Remember that defense is a much smaller part of a position player’s game than offense, that Andrew McCutchen sees maybe 400 balls he might make a play on in center field in a season, and the picture should crystallize. I don’t think DRS is failing to measure defensive performance. I think defensive performance is just more susceptible to variance than we would like to believe, whether it be because any marginal play made or not made has an outsized impact on the eventual numbers, or because the skill set itself is every bit as fragile as, say, the skill of hitting. The Defensive Runs Saved summary is a really good opportunity to plumb the depths of our ignorance about that element of the game.
With that, I’ve guided you through the first 23 of the book’s 585 pages. Don’t worry, the rest won’t get such rough treatment. I’ve made my essential points. There’s a wealth of good data in the remaining 560-plus pages, from full career stat capsules on every 2014 MLB player to granular baserunning credits and debits. There are the Fielding Bible Awards, three-year park factors I trust more than any others, managerial breakdowns, hitter and pitcher analysis sections that suggest the reader seek certain patterns by selecting an interesting cross-section of stats, on and on. Again, the book encourages active readership, with the idea that an intensive consumer can come away understanding not only what a given player has done in every facet of the game, but how they’ve done it. Reading each section thoroughly helps one get a sense of where there might be a lot of hidden value on the field, and where there is definitely only a very little. It creates familiarity with data that becomes a genuine understanding. A smart user of the Handbook will be able to return to it for reference, but will be able to use a statistic only in a context that makes it truly meaningful.
I’ve never read the old Baseball Abstracts, the things that first made James famous. I would love to, but I have neither the time nor the money to do it. From what I’ve heard, they were data dumps, themselves. There would long lists of numbers, or dense tables, but James’s words were terse and (especially early on) quite sparse. That didn’t make the books any less useful, and even though we now have Baseball-Reference and FanGraphs and Baseball Prospectus and Brooks Baseball and Baseball Heat Maps and Baseball Savant and StatCorner to consult when we need data, the Handbook is invaluable. There are no rabbit holes down which to dive. The data at hand, if one takes the time to consider it all, allows one to gain a firm grasp on what every number means.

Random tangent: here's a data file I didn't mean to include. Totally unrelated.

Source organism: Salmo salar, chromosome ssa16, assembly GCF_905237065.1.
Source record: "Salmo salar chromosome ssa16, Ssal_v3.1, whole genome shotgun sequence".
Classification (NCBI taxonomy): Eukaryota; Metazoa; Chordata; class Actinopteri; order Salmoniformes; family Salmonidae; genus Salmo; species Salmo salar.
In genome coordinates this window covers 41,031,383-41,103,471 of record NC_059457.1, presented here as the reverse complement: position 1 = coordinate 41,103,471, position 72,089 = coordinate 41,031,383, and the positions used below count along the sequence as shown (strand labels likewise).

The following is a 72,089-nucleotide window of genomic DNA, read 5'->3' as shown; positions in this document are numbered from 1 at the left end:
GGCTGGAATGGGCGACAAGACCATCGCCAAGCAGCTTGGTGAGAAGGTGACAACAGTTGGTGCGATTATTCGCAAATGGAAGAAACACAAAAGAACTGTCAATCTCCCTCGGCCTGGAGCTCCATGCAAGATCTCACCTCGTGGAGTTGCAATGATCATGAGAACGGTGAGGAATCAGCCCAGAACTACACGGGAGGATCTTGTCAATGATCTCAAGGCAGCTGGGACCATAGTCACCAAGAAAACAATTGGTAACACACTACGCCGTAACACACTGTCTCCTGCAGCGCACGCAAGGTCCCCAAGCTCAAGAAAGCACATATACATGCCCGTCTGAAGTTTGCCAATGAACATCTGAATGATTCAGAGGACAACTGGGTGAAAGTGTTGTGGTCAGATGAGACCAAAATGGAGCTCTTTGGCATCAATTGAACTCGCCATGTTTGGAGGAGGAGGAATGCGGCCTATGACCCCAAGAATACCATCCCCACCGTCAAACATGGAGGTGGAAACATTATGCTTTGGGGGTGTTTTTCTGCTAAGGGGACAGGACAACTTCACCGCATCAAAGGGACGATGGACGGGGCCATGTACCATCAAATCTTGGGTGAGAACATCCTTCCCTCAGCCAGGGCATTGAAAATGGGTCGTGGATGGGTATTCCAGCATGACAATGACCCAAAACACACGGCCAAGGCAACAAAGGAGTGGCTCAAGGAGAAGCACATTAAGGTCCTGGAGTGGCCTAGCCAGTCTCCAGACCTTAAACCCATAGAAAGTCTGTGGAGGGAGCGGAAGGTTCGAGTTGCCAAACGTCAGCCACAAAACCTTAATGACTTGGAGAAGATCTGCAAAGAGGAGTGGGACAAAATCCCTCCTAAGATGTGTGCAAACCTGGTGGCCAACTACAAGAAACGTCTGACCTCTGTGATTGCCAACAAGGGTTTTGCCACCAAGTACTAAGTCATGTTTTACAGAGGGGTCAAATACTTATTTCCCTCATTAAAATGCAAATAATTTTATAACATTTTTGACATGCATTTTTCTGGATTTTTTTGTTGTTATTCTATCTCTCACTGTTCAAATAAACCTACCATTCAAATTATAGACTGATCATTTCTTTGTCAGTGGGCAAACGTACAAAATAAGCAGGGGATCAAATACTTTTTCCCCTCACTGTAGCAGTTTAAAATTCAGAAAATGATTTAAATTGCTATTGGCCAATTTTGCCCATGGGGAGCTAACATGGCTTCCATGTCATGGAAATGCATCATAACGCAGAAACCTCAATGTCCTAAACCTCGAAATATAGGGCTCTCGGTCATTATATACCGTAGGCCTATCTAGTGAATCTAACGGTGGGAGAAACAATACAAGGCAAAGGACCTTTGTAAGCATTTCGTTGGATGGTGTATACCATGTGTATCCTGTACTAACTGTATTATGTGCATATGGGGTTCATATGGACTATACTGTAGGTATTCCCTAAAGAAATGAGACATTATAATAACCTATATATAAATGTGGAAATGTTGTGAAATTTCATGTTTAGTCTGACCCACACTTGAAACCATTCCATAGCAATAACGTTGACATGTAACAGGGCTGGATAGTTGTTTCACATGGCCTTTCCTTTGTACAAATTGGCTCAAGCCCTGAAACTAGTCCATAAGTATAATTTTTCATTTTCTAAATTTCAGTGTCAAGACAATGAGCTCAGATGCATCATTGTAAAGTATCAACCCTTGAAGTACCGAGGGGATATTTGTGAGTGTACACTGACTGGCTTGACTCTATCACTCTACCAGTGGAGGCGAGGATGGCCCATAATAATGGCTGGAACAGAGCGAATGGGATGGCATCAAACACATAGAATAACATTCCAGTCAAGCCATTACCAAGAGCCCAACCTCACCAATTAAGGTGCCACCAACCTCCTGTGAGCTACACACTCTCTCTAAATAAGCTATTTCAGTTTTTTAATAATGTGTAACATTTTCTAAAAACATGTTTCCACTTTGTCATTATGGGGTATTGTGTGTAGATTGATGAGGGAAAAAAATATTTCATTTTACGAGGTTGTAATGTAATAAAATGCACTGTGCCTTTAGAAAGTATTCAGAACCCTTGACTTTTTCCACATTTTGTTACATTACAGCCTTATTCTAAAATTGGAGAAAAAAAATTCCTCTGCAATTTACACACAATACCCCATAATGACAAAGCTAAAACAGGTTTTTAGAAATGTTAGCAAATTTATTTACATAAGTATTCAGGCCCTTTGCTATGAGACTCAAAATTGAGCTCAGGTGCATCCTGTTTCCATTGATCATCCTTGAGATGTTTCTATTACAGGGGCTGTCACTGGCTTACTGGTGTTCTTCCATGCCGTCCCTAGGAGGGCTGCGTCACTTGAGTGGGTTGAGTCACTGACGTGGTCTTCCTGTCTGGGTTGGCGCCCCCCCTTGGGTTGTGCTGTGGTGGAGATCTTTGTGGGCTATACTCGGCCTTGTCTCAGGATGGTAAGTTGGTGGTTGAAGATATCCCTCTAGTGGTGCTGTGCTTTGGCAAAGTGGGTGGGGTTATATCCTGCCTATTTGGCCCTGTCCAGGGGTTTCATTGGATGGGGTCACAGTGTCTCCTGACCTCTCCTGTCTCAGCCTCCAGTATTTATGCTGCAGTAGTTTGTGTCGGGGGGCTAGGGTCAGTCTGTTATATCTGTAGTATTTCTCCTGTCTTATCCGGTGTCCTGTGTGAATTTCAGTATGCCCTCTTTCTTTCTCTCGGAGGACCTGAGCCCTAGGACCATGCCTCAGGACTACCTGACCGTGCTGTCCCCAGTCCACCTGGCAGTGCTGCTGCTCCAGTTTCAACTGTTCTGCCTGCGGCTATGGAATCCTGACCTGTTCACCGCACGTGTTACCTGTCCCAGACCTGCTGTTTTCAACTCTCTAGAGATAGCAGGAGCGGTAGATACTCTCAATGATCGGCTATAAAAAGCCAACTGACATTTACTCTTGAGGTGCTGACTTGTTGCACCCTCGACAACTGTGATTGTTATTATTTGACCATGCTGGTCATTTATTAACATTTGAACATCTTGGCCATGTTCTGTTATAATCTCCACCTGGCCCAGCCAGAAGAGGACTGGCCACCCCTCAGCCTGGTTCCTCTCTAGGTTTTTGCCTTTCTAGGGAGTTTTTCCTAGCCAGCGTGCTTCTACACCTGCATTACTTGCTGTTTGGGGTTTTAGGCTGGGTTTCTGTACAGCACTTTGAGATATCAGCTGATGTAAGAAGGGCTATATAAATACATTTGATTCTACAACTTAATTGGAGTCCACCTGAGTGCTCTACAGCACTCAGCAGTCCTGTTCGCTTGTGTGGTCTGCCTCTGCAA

There’s a grid used to describe the aims of scientific research, placing it into bins based on what the mentality of the research is. Research concerned purely with utility, applying scientific and technological knowledge to the goal of producing something very practical, falls into what has been dubbed Edison’s quadrant. There’s no thought of the fundamental inner workings of the science in question in that quadrant.
Another quadrant, named for Niels Bohr, is the reverse. Unconcerned with real-world utility, this research seeks only to understand something, how it works, what it is, down to its core. The final quadrant, though, named for Louis Pasteur, blends the immediate interest of society with a sincere desire to understand a subject deeply. That quadrant is where the Handbook lives, and that’s what makes it a pleasurable experience. This book isn’t about winning a fantasy league, but nor is it a trivia almanac. It delivers information, not just data. So call it an information dump, if you must. Just make sure that, if you read it, you read it right, and no tome published this winter will be more informative.Next post: On Alex Rios, Jimmy Rollins and Power Outages in Old Age